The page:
In the days after Indiana football beat Michigan, former Hoosier quarterback Antwaan Randle El definitely wore his alma mater’s colors to work.
It’s hard to brag about a man like Tom Brady.
Brady, the timeless wonder, joined the Tampa Bay Buccaneers ahead of the 2020 season, reminding Randle El, an offensive assistant, of a competition against IU in 1999 where he drove Michigan across the field and milked the clock in the fourth quarter a game-deciding field goal with 18 seconds left.
That was Brady’s last season in Michigan. Randle El was in his second campaign at IU.
All these years later, Brady is still behind the center and Randle El is in the early stages of a coaching career. But IU beat Michigan in November – breaking a streak of 24 losses in the series – and Randle El wore his IU jersey at the Bucs facility.
Randle El had a word with Brady, or “Six” as he is known, for his six Super Bowl wins.
“They call you ‘Six’ but it doesn’t matter, it doesn’t matter if you don’t win this year. We live in the now, ”said Randle El and refuted Brady and Bucs in front of linebacker trainer Larry Foote, two men from Michigan. They wanted to show how long it’s been since IU won.
“Indiana just beat you guys and that’s what it’s about,” added Randle El. “We live in the now.”
Now was a good time for both Brady and Randle El. “Six” just became “Seven”, which led the Bucs to a title in February. Randle El had his fame with an IU win, then a Super Bowl win as a coach for Brady’s receivers, and now he’s moving up in his profession. In mid-February, he was appointed wide receiver coach for the Detroit Lions.
It’s a bit surreal when Randle El ponders his way to this point. He was a talented multi-athlete in Harvey, Illinois high school drafted by the Chicago Cubs in the 14th round of the 1997 MLB Draft. He would have gone the pro baseball route – if his parents had let him.
“They let me go to school because they wanted me to graduate,” Randle El said. “I didn’t speak to them for two or three months because I was angry. I thought I should play the baseball diamond. “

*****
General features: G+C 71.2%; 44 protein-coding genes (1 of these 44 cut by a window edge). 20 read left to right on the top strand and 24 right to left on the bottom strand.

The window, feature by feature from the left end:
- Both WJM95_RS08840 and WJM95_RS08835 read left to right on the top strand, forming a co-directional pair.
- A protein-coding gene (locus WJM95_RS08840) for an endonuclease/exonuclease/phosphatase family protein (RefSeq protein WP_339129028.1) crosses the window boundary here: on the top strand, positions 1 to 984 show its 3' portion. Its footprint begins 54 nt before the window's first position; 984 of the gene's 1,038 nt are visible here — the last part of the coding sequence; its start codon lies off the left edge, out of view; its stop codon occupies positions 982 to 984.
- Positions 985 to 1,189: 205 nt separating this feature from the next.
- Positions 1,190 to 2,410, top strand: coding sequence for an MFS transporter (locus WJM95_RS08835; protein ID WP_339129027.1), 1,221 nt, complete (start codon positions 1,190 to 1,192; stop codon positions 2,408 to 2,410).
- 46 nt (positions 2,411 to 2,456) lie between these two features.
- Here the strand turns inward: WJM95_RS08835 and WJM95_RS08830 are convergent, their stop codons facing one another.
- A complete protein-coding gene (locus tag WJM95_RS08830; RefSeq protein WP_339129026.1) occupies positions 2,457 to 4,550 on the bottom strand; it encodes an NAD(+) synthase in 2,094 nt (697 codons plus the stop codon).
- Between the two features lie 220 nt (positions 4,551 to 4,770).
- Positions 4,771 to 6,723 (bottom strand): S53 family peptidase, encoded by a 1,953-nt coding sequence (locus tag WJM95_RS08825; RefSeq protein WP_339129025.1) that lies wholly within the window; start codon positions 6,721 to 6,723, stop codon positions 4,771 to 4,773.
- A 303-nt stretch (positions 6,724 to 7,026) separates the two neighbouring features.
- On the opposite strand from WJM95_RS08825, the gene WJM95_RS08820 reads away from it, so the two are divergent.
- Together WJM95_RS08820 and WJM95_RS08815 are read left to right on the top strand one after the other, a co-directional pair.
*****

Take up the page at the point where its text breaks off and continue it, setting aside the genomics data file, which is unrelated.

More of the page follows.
Instead, he was sold on a seat by IU head football coach Cam Cameron, who wanted Randle El to play quarterback on a more offensive offensive. The only other college willing to let Randle El play behind the center at all was Ohio. IU was also the home of Randle El’s older brother Curtis, a defense attorney for Hoosier.
That part of Randle El’s story is well told. He followed his brother to Bloomington and became one of the most prolific, double-threat quarterbacks in Big Ten history. He became the first college football player to score 40 touchdowns in his career and rush another 40. He spent time with IU’s basketball and baseball teams became a second-round draft pick for the Pittsburgh Steelers in 2002 and switched to receiver and punt returner for the later Super Bowl champions.
In a 2016 interview with the Pittsburgh Post-Gazette, Randle El wondered aloud if he might have been better off playing baseball, citing the physical strain of soccer. He could have played baseball until his mid-thirties. But he later clarified those remarks clearly, saying they were exaggerated and he didn’t regret playing in the NFL. Football was good for Randle El, an All-American, an All-Pro, and a Super Bowl champion as a player and coach.
But it took some time before he got that final title. Randle El tried broadcasting immediately after retiring from the NFL in 2010. That was his college major. But it didn’t scratch the itch as he puts it.
Randle El then helped found a Christian high school in Ashburn, Virginia, called Virginia Academy, which acted as director of sport. He trained soccer, even basketball. That gave him an even bigger itch.
As a man of faith, Randle El was just as drawn to the idea of mentoring athletes as he was training them, and he believed he could do it at the highest level. When Bruce Arians, his offensive coordinator in Pittsburgh, became the Arizona Cardinals head coach in 2013, Randle El gave him a call. He just couldn’t commit to the dream. Not then.
Randle El’s wife was already the father of a handful of children and was pregnant with her sixth.
When Arians became head coach of the Bucs in 2019, they reconnected.